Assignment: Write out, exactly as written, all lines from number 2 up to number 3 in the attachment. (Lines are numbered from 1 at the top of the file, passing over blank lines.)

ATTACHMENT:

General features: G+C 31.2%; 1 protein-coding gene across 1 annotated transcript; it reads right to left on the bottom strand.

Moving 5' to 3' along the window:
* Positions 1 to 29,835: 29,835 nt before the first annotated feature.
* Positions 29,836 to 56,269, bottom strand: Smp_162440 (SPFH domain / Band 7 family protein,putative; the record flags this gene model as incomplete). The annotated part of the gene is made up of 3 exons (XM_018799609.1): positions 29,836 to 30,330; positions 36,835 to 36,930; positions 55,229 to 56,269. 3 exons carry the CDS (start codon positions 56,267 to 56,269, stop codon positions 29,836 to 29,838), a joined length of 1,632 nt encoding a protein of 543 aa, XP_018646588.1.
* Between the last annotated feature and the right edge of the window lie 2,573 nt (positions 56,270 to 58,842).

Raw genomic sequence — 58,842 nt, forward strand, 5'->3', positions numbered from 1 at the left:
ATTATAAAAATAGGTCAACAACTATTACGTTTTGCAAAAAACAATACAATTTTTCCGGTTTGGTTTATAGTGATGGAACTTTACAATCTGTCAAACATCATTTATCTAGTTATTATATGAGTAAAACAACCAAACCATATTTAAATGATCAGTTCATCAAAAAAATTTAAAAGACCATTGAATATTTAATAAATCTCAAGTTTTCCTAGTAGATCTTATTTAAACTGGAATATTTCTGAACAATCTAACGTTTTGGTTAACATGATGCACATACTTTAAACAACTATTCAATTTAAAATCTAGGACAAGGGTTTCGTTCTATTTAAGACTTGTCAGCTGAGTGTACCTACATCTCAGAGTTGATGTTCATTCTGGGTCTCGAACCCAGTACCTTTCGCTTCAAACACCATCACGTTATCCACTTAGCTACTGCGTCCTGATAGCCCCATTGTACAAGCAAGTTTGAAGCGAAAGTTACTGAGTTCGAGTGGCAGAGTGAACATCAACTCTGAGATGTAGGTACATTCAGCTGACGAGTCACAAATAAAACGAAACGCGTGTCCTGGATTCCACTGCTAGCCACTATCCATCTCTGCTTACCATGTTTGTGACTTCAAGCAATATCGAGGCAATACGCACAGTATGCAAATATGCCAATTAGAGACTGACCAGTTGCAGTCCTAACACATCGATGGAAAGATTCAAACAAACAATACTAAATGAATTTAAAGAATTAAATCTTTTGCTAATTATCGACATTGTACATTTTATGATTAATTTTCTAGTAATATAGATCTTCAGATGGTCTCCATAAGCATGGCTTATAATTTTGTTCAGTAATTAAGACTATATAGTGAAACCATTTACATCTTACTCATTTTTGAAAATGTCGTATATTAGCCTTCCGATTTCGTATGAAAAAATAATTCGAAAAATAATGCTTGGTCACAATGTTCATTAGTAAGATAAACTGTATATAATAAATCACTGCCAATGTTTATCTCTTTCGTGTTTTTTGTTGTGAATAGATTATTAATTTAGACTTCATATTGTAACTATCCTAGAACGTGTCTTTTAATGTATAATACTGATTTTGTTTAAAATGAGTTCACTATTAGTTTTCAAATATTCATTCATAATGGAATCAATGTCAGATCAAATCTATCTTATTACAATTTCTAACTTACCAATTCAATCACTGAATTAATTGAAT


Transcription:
Moving 5' to 3' along the window:
* Positions 1 to 29,835: 29,835 nt before the first annotated feature.